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LAS VEGAS — The weight of expectations has brought down many a great athlete. The expectations only swell when you’re related to one of the best-ever in your sport.
That’s where Umar Nurmagomedov finds himself. His cousin, former UFC lightweight champion Khabib Nurmagomedov, is arguably the greatest MMA fighter in the sport’s brief history.
Umar shares Khabib’s name. Like Khabib, he’s undefeated in his MMA campaign. And he wears the familiar Papakha that Khabib made so famous in MMA circles.
So far, though, Umar has shown no signs of being weighed down by the inevitable comparisons to his legendary cousin, who now serves as his coach.
Umar is 14-0 overall in MMA and 2-0 in the UFC heading into Saturday’s three-round bantamweight bout at Apex against Nate Maness. Nurmagomedov has scored submission victories over Sergey Morozov and Brian Kelleher in his first two UFC bouts.
Javier Mendez, one of his coaches, has handled some of the best MMA fighters ever, including Khabib Nurmagomedov, former UFC heavyweight champions Daniel Cormier and Cain Velasquez and former middleweight champion Luke Rockhold.
Umar has the talent, Mendez said, to eventually put his name alongside those types of fighters.
“He will beat everyone [in his division],” Mendez said. “He could fight for the title now, but it’s best to get him a few more fights to get him some experience.”
Given he’s not ranked, he’s a long way from a title shot. The bantamweight division is loaded with elite athletes hoping for a shot at champion Aljamain Sterling, it’s soon to get even deeper. Former champion Henry Cejudo has reentered the USADA drug-testing pool and plans to compete later this year.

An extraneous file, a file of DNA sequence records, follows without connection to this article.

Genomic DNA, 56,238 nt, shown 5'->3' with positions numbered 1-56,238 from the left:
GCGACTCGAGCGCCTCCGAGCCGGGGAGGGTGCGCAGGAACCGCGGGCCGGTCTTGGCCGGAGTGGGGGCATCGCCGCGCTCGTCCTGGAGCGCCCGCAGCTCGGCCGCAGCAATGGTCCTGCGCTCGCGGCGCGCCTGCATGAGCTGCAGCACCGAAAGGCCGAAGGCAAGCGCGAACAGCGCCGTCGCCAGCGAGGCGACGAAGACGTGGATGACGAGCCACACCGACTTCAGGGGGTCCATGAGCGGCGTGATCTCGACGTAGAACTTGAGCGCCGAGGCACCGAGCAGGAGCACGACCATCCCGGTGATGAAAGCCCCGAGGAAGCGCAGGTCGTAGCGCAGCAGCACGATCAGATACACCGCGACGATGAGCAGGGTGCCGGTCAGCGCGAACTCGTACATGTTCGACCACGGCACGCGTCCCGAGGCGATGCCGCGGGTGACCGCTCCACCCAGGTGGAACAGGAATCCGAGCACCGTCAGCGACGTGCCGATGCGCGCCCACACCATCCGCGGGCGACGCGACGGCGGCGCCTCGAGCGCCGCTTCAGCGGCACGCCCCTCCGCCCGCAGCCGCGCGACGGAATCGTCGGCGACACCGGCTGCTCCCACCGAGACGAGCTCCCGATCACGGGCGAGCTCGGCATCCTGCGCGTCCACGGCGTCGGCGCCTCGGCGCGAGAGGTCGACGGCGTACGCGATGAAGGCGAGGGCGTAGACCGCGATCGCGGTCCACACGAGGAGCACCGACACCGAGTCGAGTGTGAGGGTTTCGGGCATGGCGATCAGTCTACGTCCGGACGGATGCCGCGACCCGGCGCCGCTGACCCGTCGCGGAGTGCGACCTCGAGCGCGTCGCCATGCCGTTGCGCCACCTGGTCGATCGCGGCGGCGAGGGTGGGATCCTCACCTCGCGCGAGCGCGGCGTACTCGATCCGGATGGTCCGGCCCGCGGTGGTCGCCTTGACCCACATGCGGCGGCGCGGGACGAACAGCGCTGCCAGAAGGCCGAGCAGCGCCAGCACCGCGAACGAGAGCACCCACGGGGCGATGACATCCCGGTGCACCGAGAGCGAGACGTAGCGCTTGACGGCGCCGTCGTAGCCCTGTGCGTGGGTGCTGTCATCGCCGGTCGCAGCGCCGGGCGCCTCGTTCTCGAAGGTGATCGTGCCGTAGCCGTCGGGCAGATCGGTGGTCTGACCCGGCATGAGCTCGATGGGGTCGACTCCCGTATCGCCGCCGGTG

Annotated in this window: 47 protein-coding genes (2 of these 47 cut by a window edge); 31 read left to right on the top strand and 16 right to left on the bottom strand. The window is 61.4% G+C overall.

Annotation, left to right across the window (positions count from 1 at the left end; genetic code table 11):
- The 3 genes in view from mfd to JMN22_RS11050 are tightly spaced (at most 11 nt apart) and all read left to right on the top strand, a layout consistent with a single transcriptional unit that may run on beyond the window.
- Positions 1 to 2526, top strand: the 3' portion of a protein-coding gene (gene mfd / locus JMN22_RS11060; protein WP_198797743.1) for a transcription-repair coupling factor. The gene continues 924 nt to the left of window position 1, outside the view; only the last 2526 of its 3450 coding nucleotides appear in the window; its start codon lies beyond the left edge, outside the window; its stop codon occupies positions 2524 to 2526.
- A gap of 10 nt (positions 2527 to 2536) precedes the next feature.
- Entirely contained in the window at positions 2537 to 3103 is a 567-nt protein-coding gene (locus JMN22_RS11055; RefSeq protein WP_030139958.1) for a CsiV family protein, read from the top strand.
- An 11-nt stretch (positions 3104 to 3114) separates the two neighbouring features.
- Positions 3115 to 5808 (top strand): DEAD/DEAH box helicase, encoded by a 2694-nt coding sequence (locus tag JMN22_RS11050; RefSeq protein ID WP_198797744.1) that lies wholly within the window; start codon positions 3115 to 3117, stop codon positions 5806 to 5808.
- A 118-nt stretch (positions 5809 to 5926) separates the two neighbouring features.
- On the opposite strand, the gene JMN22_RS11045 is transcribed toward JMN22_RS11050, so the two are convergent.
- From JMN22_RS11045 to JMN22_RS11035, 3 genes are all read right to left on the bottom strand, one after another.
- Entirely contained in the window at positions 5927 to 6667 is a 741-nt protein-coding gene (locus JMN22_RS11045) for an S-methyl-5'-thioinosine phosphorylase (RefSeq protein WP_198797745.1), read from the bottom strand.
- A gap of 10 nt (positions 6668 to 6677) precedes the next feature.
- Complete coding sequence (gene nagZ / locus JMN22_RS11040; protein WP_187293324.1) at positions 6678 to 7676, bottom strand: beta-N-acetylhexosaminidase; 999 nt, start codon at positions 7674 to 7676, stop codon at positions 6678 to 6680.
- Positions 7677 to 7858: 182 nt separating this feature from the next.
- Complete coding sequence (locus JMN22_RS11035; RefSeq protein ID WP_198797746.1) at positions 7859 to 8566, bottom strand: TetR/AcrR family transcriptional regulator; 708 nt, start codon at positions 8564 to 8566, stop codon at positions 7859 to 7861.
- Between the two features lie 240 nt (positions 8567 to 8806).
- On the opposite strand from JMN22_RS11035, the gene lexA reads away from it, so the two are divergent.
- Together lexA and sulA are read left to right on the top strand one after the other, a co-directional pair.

Sterling will defend next against No. 2 T.J. Dillashaw, but even fighters at 11 through 15 in the UFC’s bantamweight rankings are imposing. Ricky Simon and Frankie Edgar are tied for 11th, with Sean O’Malley at 13, Jack Shore at 14 and Adrian Yanez at 15.
Like his cousin, though, Umar oozes confidence. And while he’s not making waves and expresses respect for Maness, he believes he’s ready for the best. He would like to see ranked fighters next, if possible.
“I think I’m ready for these guys,” he said. “I don’t want to push, but if they give me a Top 15, anybody, I’m ready. I know this. I can compete with those guys. But I don’t know who they’ll put me against after this fight. We’ll see.”
At the highest levels of MMA, it’s almost as much of a mental challenge as it is a physical one. All the opponents are highly skilled and capable of doing things that most mere mortals can’t even imagine.
That’s always an adjustment for UFC newcomers. At the regional level, they often overwhelm far-less-talented opposition with their physical skills. But when they get to the UFC, they are facing opponents who have similar skills to them.
Mendez knows that because of the last name, there will be a microscope on Umar with plenty of comparisons to Khabib.
But Umar grew up in Dagestan, Russia, training with Khabib, top lightweight contender Islam Makhachev and other elite fighters and is familiar with the scrutiny.
“He will become successful and he 100 percent has the mindset to [deal with comparisons to Khabib],” Mendez said. “Khabib, Umar and Islam didn’t need my help with mental training out of the Dagestan crew.”
Umar has the patience needed to ride it out. He wants to get to the top as soon as possible and doesn’t feel he needs to be fed a diet of lesser opposition.
But through his talks with Khabib and Makhachev, he’s learned to understand the business aspects of the sport. Mostly, he gets that he’s not going to make the calls when it comes to his opposition.
“I want to [move] quickly,” he said. “But we have to see how it’s going to be, who [the UFC] puts against me. They choose. I have to show my skills and I have to show how I can fight and put on good performances. That’s it. I have to do my job and they have to do their job.”